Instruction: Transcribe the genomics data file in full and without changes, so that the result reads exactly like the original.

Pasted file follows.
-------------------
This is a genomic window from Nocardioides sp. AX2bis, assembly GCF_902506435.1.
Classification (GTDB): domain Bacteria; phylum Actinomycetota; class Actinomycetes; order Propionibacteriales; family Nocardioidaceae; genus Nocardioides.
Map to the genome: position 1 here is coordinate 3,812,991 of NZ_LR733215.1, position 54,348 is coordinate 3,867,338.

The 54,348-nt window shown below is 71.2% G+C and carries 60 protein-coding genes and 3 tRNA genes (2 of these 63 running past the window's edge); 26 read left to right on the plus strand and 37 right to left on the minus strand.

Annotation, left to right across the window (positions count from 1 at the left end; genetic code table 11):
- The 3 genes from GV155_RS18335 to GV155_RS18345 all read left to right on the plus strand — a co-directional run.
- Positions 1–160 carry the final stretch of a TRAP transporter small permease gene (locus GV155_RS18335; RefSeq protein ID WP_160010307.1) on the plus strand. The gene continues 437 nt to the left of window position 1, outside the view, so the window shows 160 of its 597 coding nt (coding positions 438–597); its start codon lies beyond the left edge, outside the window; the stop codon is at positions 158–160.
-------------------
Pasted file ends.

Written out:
This is a genomic window from Nocardioides sp. AX2bis, assembly GCF_902506435.1.
Classification (GTDB): domain Bacteria; phylum Actinomycetota; class Actinomycetes; order Propionibacteriales; family Nocardioidaceae; genus Nocardioides.
Map to the genome: position 1 here is coordinate 3,812,991 of NZ_LR733215.1, position 54,348 is coordinate 3,867,338.

The 54,348-nt window shown below is 71.2% G+C and carries 60 protein-coding genes and 3 tRNA genes (2 of these 63 running past the window's edge); 26 read left to right on the plus strand and 37 right to left on the minus strand.

Annotation, left to right across the window (positions count from 1 at the left end; genetic code table 11):
- The 3 genes from GV155_RS18335 to GV155_RS18345 all read left to right on the plus strand — a co-directional run.
- Positions 1–160 carry the final stretch of a TRAP transporter small permease gene (locus GV155_RS18335; RefSeq protein ID WP_160010307.1) on the plus strand. The gene continues 437 nt to the left of window position 1, outside the view, so the window shows 160 of its 597 coding nt (coding positions 438–597); its start codon lies beyond the left edge, outside the window; the stop codon is at positions 158–160.